In Part 1 of this series we talked about choosing the right animals for successful grafting. So, you’ve got a good, loving cow and a ripping good replacement calf. Now is when the work starts.
If you have ever observed a normal birth, you know that the cow typically stands up, turns around and begins licking the newborn calf. She will pay particular attention to the mouth and face, the navel area, and the area beneath the tail. I suspect that during this process the cow becomes intimately bonded to the smell of her new baby. This process imparts some permanent information into the cow’s brain, allowing her to sort through an entire herd of calves and recognize hers. From an evolutionary standpoint, this is pretty important, as this linkage allows her calf a good chance of survival.
If you are trying to graft a new calf onto a cow, your challenge is to overcome millions of years of instinctual behavior and make that cow accept some new, unknown calf. This challenge will require what might seem to some like a radical approach. You will need to fool the cow into believing that the new calf is, in fact, her dead baby come back to life. To accomplish this, you will need to remove the skin from the dead calf and secure it onto the new baby.
Skinning the Dead Calf
Skinning a calf is not a terribly difficult project, but it is daunting for first-timers. If you have never skinned a deer, my advice is to ask one of your neighbors who hunts to come and help. Most hunters would be happy to show you how to complete this project.
A Note About Tools
Do not go to your kitchen drawer and fetch a paring knife. For skinning, you want a knife with a relatively short (4-5 inch), wide, gently-curving blade. It does not need to be super sharp. In fact, once the initial cuts are made in the hide, I prefer a half-sharp blade as it is easier to control and much safer for the humans involved. Here’s a couple of my favorite skinning knives.
• Make a circle-cut around the “ankle” or “knee” joint of each leg, and also completely around the neck. Begin this last cut up as close to the ears as you can.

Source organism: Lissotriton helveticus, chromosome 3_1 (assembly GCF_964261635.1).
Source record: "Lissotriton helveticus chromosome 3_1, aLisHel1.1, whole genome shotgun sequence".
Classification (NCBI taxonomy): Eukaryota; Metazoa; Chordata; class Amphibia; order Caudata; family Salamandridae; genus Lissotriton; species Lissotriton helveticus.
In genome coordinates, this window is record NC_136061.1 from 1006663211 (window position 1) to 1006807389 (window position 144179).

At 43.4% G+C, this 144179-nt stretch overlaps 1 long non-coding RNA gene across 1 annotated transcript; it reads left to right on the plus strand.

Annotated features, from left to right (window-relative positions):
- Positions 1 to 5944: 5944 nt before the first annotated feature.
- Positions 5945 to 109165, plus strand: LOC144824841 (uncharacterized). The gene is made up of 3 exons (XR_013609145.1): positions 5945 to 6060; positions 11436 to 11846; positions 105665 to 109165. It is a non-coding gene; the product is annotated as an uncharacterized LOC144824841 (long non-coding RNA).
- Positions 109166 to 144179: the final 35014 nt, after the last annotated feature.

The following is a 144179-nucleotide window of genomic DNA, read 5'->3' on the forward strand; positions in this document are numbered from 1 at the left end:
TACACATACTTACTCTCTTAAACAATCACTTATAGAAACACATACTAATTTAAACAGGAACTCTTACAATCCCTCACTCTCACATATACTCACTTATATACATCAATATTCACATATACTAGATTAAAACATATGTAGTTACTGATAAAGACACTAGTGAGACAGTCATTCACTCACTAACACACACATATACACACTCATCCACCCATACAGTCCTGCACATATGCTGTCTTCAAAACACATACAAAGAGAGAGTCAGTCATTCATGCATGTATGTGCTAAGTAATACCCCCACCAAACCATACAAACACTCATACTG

• Make a center-line cut in the hide from the Adam’s apple to the lower abdomen.
• Make connecting cuts from each leg to the center-line cut.
Removing the Skin
This is a place where experience really helps. Basically, you begin by firmly grasping the skin at the edge of an initial cut and puling the hide away from the cut. Use your skinning knife to gently slice through the connective tissue that holds the skin to the body. This can be a fairly slow process. It probably takes me ten or fifteen minutes, but it might easily take an hour if this is your first time. I typically begin at the neck and work my way down. You will note that some areas of the hide are more tightly attached and more difficult to peel off. That’s normal.
You will recall that earlier in this article I mentioned that the cow pays particular attention to the nose, navel and tail area when she is scent-bonding with the baby. This is an important piece of knowledge to keep in mind during skinning. Note: Make certain that you harvest all of the hide around these critical areas, particularly the entirety of the genitalia and anal tissue. Do not worry about harvesting the nose and face hide of the dead calf, as you will not be able to affix it to the new calf anyway.
In the end, you should have a hide that looks something like this.
Cloaking the Graft Calf